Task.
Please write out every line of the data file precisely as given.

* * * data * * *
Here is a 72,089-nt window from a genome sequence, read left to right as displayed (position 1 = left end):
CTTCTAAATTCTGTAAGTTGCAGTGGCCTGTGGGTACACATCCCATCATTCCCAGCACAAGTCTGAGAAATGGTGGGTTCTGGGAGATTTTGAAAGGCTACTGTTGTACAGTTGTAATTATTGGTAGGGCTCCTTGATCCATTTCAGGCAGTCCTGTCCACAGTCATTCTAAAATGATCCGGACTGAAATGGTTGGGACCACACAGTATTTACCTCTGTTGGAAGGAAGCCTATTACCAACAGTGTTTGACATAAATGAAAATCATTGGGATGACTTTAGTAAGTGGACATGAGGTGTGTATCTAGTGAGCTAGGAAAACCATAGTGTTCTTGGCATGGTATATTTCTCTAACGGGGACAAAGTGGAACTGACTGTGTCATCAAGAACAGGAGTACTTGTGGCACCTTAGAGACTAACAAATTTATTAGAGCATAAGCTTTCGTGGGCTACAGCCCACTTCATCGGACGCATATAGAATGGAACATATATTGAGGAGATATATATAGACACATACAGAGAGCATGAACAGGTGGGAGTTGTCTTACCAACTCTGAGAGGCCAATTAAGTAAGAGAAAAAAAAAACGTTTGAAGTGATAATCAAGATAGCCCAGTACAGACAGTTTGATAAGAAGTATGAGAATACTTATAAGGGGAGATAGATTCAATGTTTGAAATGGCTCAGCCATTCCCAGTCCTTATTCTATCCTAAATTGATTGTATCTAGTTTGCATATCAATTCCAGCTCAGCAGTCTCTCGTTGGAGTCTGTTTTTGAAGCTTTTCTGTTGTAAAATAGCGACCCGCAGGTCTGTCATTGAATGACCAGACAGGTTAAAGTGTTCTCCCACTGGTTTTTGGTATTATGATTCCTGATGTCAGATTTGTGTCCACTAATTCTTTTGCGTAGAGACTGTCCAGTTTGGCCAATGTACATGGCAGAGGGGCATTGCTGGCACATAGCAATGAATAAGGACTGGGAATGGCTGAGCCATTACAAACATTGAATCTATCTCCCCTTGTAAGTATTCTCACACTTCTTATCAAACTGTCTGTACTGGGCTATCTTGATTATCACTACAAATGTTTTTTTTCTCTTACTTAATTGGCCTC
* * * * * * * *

Here is a 72,089-nt window from a genome sequence, read left to right as displayed (position 1 = left end):
CTTCTAAATTCTGTAAGTTGCAGTGGCCTGTGGGTACACATCCCATCATTCCCAGCACAAGTCTGAGAAATGGTGGGTTCTGGGAGATTTTGAAAGGCTACTGTTGTACAGTTGTAATTATTGGTAGGGCTCCTTGATCCATTTCAGGCAGTCCTGTCCACAGTCATTCTAAAATGATCCGGACTGAAATGGTTGGGACCACACAGTATTTACCTCTGTTGGAAGGAAGCCTATTACCAACAGTGTTTGACATAAATGAAAATCATTGGGATGACTTTAGTAAGTGGACATGAGGTGTGTATCTAGTGAGCTAGGAAAACCATAGTGTTCTTGGCATGGTATATTTCTCTAACGGGGACAAAGTGGAACTGACTGTGTCATCAAGAACAGGAGTACTTGTGGCACCTTAGAGACTAACAAATTTATTAGAGCATAAGCTTTCGTGGGCTACAGCCCACTTCATCGGACGCATATAGAATGGAACATATATTGAGGAGATATATATAGACACATACAGAGAGCATGAACAGGTGGGAGTTGTCTTACCAACTCTGAGAGGCCAATTAAGTAAGAGAAAAAAAAAACGTTTGAAGTGATAATCAAGATAGCCCAGTACAGACAGTTTGATAAGAAGTATGAGAATACTTATAAGGGGAGATAGATTCAATGTTTGAAATGGCTCAGCCATTCCCAGTCCTTATTCTATCCTAAATTGATTGTATCTAGTTTGCATATCAATTCCAGCTCAGCAGTCTCTCGTTGGAGTCTGTTTTTGAAGCTTTTCTGTTGTAAAATAGCGACCCGCAGGTCTGTCATTGAATGACCAGACAGGTTAAAGTGTTCTCCCACTGGTTTTTGGTATTATGATTCCTGATGTCAGATTTGTGTCCACTAATTCTTTTGCGTAGAGACTGTCCAGTTTGGCCAATGTACATGGCAGAGGGGCATTGCTGGCACATAGCAATGAATAAGGACTGGGAATGGCTGAGCCATTACAAACATTGAATCTATCTCCCCTTGTAAGTATTCTCACACTTCTTATCAAACTGTCTGTACTGGGCTATCTTGATTATCACTACAAATGTTTTTTTTCTCTTACTTAATTGGCCTC